The five most controversial canonizations of John Paul’s pontificate were:

• Edith Stein, also known by her religious name of Teresa Benedicta of the Cross (1891-1942), canonized October 11, 1998. Born a Jew, she was a philosopher and pupil of Edmund Husserl before converting to Catholicism at the age of thirty and becoming a Carmelite nun. Stein was arrested by the Nazis in Holland, as part of a nationwide sweep after the Dutch bishops publicly condemned anti-Semitism, and was executed at Auschwitz.

• The Chinese martyrs, canonized October 1, 2000. A group of 120 who died for the faith, consisting of 87 Chinese (83 of them laypeople) and 33 non-Chinese missionaries. The martyrdoms ranged from the seventeenth to the twentieth centuries, the bulk occurring during the anti-Western Boxer rebellion

• Padre Pio (1887-1968), born Franceso Forgione, canonized June 16, 2002. A wildly popular Italian Capuchin priest and a stigmatic who reportedly demonstrated many other paranormal powers including bilocation, clairvoyance, and miraculous cures.

• Josemaría Escrivá de Balaguer (1902-1975), canonized October 6, 2002. A Spanish priest who in 1928 founded Opus Dei, a personal prelature composed of laypeople and priests devoted to leading exemplary lives in their ordinary daily routines.

• Juan Diego Cuauhtlatoatzin (1474-1548), canonized July 31, 2002. A Mexican Indian who experienced a vision of the Blessed Virgin Mary dressed as an Aztec princess. This apparition is now celebrated as Our Lady of Guadalupe, patroness of the Americas. Associated with the event is a miraculous tilma or cloak, bearing a life-sized image of Mary.

Opposition to these canonizations was fierce. The case of the Chinese martyrs raised howls of outrage from the government in Beijing, which unleashed a barrage worthy of Mao’s most apoplectic discharges and perhaps unprecedented in any previous canonization. The Vatican’s action, Beijing thundered, “distorts and tramples on history, embellishes imperialism, is a calumny against the Chinese people, lovers of peace, wounds the Chinese’s feelings, and insults their dignity.” It might be worth mentioning that one of the martyrs, fourteen-year-old Anna Wang, was decapitated after singing “the door of heaven is open”; a nine-year-old boy and an infant were executed at the same time. Objections to Escrivá and Padre Pio, by contrast, for the most part focused on complaints about their behavior: Escrivá was accused of being ill-tempered, grasping, and abrupt with subordinates; Padre Pio of womanizing, faking his stigmata, and generally being a vulgar reactionary. Edith Stein’s main impediment seems to have been that she was born a Jew: If the Nazis killed her for being Jewish rather than for being Catholic, then she could not have been a martyr for the faith. Juan Diego, like the Chinese martyrs, was suspected of being an imperialist dupe, if not a wholly imaginary creation of duplicitous Catholic colonialists.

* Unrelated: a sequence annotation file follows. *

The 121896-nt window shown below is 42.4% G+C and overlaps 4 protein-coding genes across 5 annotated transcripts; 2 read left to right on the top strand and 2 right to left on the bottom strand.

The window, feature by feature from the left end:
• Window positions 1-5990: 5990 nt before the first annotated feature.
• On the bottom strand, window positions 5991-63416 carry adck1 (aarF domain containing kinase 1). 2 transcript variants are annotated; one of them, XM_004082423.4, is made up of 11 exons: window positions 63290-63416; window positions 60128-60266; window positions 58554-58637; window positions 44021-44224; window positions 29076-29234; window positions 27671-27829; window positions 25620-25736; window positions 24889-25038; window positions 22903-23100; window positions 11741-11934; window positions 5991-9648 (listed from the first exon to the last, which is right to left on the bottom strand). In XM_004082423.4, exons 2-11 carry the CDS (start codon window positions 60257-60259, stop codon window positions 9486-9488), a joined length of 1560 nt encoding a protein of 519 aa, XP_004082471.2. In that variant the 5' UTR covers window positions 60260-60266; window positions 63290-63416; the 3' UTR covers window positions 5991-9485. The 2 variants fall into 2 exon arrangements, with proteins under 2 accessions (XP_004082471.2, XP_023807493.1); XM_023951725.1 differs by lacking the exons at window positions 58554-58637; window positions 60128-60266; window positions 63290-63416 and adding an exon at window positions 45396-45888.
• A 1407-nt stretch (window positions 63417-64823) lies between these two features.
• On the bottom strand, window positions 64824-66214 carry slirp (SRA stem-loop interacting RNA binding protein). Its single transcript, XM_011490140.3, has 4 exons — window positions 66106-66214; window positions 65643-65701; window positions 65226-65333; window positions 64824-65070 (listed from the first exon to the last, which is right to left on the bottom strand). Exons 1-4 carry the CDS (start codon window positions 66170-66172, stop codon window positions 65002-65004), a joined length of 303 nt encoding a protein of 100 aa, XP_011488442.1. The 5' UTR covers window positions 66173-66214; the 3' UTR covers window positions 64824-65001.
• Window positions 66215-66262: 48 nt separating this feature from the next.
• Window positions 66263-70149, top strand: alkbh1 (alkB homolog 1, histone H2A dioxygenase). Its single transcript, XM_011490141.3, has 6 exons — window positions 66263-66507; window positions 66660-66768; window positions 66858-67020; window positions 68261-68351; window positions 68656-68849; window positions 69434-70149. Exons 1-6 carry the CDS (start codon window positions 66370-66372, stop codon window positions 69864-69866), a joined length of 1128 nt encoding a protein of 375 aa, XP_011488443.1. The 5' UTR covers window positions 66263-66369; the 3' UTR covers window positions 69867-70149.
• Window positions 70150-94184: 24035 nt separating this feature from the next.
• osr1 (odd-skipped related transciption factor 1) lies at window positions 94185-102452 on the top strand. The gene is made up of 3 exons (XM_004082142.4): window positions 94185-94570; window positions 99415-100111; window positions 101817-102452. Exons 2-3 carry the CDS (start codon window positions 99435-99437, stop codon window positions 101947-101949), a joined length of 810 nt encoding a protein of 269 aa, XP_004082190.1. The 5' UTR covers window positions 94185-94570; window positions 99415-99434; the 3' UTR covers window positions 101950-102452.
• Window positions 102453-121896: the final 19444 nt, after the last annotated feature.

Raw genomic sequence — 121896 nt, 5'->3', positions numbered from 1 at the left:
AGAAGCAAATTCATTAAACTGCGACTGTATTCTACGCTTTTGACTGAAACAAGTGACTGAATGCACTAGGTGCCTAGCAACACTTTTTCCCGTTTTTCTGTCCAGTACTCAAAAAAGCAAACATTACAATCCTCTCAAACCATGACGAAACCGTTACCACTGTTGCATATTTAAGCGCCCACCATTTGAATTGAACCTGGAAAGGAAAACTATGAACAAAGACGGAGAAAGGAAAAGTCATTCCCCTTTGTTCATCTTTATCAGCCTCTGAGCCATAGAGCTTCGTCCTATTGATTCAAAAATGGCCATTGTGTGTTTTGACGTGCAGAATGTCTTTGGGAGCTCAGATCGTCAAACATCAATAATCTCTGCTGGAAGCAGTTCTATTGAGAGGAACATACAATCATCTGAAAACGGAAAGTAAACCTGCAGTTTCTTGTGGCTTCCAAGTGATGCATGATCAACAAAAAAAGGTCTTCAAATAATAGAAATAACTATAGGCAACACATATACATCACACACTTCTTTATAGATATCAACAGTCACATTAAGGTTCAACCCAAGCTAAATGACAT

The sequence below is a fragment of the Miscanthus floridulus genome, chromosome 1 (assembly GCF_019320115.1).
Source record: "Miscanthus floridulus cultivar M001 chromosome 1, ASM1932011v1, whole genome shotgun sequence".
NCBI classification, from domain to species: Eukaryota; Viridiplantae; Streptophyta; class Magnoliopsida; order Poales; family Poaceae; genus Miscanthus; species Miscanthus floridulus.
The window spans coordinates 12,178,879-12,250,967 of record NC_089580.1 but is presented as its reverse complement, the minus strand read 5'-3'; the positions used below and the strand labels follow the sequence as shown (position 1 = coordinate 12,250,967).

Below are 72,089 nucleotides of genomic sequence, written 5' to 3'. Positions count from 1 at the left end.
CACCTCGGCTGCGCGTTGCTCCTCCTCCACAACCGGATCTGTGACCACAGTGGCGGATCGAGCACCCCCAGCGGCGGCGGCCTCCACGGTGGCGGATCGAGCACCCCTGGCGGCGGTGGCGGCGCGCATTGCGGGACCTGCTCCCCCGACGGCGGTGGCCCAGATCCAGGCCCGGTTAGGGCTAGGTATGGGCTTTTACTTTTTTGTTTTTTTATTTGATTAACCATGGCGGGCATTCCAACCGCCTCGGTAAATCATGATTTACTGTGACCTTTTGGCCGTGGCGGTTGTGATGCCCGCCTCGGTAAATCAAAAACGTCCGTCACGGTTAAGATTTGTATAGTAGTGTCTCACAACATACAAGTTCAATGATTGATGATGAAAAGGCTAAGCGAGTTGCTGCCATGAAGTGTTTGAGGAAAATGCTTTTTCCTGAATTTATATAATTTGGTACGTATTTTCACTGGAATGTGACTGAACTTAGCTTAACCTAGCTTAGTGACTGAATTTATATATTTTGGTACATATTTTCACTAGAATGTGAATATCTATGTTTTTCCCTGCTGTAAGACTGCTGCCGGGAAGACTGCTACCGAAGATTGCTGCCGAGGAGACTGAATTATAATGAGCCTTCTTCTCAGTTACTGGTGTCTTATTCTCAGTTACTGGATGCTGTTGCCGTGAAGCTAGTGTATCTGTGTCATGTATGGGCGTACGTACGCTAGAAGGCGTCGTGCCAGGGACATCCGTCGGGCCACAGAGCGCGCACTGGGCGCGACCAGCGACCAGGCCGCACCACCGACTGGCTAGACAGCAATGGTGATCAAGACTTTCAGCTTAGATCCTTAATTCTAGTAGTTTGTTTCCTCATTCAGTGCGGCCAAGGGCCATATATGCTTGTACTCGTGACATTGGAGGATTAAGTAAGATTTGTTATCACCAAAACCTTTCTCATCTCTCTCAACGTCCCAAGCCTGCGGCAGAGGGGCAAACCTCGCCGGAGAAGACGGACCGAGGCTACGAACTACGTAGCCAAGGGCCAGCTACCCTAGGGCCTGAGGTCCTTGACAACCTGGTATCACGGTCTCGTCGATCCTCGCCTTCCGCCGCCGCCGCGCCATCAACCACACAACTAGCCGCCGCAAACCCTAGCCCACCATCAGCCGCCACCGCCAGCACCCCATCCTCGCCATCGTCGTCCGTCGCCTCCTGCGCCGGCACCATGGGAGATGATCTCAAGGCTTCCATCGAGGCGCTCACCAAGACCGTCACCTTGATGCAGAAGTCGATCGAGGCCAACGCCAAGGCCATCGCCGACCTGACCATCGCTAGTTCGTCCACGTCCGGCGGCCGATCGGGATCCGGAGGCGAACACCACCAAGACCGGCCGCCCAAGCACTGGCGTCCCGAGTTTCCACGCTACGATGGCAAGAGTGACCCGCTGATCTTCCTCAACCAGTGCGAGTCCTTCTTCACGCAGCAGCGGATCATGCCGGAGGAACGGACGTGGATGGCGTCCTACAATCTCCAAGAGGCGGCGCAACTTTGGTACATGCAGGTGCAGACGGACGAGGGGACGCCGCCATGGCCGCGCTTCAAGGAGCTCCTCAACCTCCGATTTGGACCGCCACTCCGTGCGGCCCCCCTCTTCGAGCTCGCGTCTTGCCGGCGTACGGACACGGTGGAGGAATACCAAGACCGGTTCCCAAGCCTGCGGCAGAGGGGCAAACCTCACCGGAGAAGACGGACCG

These arguments prove to have little merit. There seem to be some shadowy areas in the deportment of both Escrivá and Padre Pio, but — how shall I put it? — not all saints are perfect saints. Jerome possessed an acid tongue, a hot temper, and a famed lack of charity; Mother Teresa could be overbearing; Ignatius was headstrong. No real evidence exists, however, that any of these men and women wallowed in mortal sin. Flaws of temperament are not incompatible with Christian perfection, which consists, according to Thomas Aquinas, “in charity, principally as to the love of God, secondarily as to the love of neighbor.” Heroic virtue, rather than a serene disposition, is what we ask of saints.